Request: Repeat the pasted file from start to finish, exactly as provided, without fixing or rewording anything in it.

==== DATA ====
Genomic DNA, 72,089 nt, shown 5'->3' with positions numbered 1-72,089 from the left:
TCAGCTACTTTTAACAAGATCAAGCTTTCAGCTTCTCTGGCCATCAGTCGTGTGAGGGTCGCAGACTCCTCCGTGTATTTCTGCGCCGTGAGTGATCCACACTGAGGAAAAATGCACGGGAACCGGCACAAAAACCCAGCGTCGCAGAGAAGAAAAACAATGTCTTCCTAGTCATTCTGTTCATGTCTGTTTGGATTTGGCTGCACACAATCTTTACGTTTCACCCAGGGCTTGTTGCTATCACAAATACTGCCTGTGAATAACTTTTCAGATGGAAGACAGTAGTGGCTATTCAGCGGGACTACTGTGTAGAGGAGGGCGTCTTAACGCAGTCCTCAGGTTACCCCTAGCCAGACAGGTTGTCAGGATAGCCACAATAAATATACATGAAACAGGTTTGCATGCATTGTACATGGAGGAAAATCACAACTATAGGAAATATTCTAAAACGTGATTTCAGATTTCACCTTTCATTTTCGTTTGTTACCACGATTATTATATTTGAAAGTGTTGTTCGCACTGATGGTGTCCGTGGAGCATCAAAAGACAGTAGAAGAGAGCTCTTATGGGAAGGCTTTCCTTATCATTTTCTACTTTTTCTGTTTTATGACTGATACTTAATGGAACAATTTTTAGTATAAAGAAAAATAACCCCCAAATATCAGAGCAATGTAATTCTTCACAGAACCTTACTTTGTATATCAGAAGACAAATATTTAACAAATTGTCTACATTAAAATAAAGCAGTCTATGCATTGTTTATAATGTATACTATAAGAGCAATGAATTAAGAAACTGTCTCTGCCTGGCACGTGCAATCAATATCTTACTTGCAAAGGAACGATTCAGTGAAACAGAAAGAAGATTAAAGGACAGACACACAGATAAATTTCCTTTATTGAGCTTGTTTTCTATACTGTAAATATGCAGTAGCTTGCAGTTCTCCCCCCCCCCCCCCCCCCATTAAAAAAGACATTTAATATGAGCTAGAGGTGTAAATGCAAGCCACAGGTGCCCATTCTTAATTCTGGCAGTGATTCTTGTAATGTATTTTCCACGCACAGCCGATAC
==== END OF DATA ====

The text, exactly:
Genomic DNA, 72,089 nt, shown 5'->3' with positions numbered 1-72,089 from the left:
TCAGCTACTTTTAACAAGATCAAGCTTTCAGCTTCTCTGGCCATCAGTCGTGTGAGGGTCGCAGACTCCTCCGTGTATTTCTGCGCCGTGAGTGATCCACACTGAGGAAAAATGCACGGGAACCGGCACAAAAACCCAGCGTCGCAGAGAAGAAAAACAATGTCTTCCTAGTCATTCTGTTCATGTCTGTTTGGATTTGGCTGCACACAATCTTTACGTTTCACCCAGGGCTTGTTGCTATCACAAATACTGCCTGTGAATAACTTTTCAGATGGAAGACAGTAGTGGCTATTCAGCGGGACTACTGTGTAGAGGAGGGCGTCTTAACGCAGTCCTCAGGTTACCCCTAGCCAGACAGGTTGTCAGGATAGCCACAATAAATATACATGAAACAGGTTTGCATGCATTGTACATGGAGGAAAATCACAACTATAGGAAATATTCTAAAACGTGATTTCAGATTTCACCTTTCATTTTCGTTTGTTACCACGATTATTATATTTGAAAGTGTTGTTCGCACTGATGGTGTCCGTGGAGCATCAAAAGACAGTAGAAGAGAGCTCTTATGGGAAGGCTTTCCTTATCATTTTCTACTTTTTCTGTTTTATGACTGATACTTAATGGAACAATTTTTAGTATAAAGAAAAATAACCCCCAAATATCAGAGCAATGTAATTCTTCACAGAACCTTACTTTGTATATCAGAAGACAAATATTTAACAAATTGTCTACATTAAAATAAAGCAGTCTATGCATTGTTTATAATGTATACTATAAGAGCAATGAATTAAGAAACTGTCTCTGCCTGGCACGTGCAATCAATATCTTACTTGCAAAGGAACGATTCAGTGAAACAGAAAGAAGATTAAAGGACAGACACACAGATAAATTTCCTTTATTGAGCTTGTTTTCTATACTGTAAATATGCAGTAGCTTGCAGTTCTCCCCCCCCCCCCCCCCCCATTAAAAAAGACATTTAATATGAGCTAGAGGTGTAAATGCAAGCCACAGGTGCCCATTCTTAATTCTGGCAGTGATTCTTGTAATGTATTTTCCACGCACAGCCGATAC